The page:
veterinary

Veterinary Clinics and Hospitals

Healthcare-associated infections (HAIs) are common in veterinary clinics and hospitals, with the most common type occurring postoperatively in animals that have undergone surgical procedures, often those that include implants. Surgical site infections (SSIs) occurring in veterinary surgery can result in prolonged hospital stays and grossly affect patient outcomes.

HAIs can also arise from endogenous or exogenous sources. Endogenous sources in the animal population is not unusual as animal patients become infected with their own bacterial flora, particularly when their normal flora is disturbed and becomes unbalanced as a result of antibiotic use. In particular, the use of broad-spectrum antibiotics can have negative effects on the patients. Exogenous sources can predispose animals undergoing surgery or other types of veterinary care from sources outside the body, including lack of sterility when preparing patients for invasive procedures, lack of effective hand hygiene, lack of effective reprocessing of devices and lack of effective environmental cleaning. The most common infection causing bacteria include Enterococcus spp., E. coli, Staphylococcus spp., Enterobacter spp., Klebsiella spp., Acinetobacter spp. and Pseudomonas spp. Other healthcare infections may occur in animals, but SSIs remain the most common. Not only are SSIs painful and dangerous for animals and expensive to treat, cost limitations can result in euthanasia if owners cannot afford to pay for the extended hospitalization and antimicrobial treatment.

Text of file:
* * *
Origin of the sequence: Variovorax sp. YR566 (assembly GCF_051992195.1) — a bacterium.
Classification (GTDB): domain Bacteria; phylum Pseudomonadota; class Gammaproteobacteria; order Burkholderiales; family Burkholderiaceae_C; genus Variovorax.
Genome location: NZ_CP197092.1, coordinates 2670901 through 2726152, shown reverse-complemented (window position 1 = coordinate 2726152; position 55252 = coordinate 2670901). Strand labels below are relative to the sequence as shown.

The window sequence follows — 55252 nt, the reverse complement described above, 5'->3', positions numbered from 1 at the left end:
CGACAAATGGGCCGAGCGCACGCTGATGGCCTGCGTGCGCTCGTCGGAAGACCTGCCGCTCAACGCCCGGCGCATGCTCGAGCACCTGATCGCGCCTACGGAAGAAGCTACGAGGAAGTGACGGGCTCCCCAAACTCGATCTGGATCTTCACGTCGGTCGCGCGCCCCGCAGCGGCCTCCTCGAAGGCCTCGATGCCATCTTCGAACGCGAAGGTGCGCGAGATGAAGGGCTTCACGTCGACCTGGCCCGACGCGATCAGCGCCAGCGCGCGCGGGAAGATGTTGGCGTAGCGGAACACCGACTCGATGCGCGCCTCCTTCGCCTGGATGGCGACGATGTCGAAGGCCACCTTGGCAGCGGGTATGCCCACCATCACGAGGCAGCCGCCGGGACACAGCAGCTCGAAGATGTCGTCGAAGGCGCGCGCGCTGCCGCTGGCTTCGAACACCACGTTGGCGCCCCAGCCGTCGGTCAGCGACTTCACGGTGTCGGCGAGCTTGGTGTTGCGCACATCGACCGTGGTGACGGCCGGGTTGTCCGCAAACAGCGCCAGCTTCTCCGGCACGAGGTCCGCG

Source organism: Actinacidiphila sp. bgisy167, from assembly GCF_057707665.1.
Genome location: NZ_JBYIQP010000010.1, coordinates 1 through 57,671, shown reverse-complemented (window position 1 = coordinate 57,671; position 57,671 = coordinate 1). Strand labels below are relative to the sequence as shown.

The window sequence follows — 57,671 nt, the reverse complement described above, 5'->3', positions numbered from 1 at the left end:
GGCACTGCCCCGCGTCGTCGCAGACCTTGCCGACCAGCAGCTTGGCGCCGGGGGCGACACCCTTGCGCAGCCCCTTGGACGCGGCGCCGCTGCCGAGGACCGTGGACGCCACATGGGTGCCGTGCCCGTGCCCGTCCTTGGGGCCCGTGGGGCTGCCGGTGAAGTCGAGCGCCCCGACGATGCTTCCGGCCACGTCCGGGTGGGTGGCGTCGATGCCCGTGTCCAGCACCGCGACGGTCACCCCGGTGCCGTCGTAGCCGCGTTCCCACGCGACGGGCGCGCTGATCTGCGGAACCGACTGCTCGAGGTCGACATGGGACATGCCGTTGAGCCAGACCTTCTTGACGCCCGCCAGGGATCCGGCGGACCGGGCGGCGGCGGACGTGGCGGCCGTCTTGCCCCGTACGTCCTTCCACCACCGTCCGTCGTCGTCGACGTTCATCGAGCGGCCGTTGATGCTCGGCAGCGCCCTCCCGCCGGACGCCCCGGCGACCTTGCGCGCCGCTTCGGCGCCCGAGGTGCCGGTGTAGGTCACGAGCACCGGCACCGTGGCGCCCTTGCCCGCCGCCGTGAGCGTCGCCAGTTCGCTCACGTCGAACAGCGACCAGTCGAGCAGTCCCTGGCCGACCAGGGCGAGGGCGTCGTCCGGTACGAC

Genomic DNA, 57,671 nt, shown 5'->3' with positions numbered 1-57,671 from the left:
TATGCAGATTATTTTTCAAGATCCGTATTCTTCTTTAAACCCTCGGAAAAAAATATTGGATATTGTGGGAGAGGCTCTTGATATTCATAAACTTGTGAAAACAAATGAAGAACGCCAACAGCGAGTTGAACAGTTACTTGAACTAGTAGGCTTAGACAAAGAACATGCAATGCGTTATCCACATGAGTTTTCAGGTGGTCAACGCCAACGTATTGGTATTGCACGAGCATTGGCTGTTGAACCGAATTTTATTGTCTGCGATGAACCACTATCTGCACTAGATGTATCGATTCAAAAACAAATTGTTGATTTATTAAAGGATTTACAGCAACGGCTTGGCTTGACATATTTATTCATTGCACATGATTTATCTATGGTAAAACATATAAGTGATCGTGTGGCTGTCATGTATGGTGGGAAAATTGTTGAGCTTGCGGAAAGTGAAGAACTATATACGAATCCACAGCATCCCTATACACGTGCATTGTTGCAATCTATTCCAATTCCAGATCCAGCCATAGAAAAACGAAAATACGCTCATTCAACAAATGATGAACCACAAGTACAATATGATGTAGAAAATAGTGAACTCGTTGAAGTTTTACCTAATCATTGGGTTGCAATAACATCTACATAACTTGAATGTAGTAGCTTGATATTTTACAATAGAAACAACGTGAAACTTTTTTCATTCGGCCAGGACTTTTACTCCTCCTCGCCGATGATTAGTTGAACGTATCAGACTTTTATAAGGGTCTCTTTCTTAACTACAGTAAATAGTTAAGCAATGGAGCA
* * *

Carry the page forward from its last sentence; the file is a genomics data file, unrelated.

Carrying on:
“Best practices” for prevention of infections in animals is very similar to human patients, and guidelines followed by hospitals and outpatient surgery centers are applicable to veterinary practices. Universal key points for infection control include appropriate hand hygiene, skin prep, central reprocessing and cleaning protocols.

Infection Control Consulting Services (ICCS) provides services to veterinary clinics and hospitals by highly skilled consultants, including on-site visits to assess best practices, review of information related to documented or possible infections and assistance with identifying issues and improving practice.  In addition,  ICCS provides staff education  and development of comprehensive written infection prevention plans, policies and procedures.

If you are experiencing issues with infections in veterinary surgery or are interested in improving your processes and procedures and would like to learn how ICCS can help, please contact us for a complimentary telephone consultation.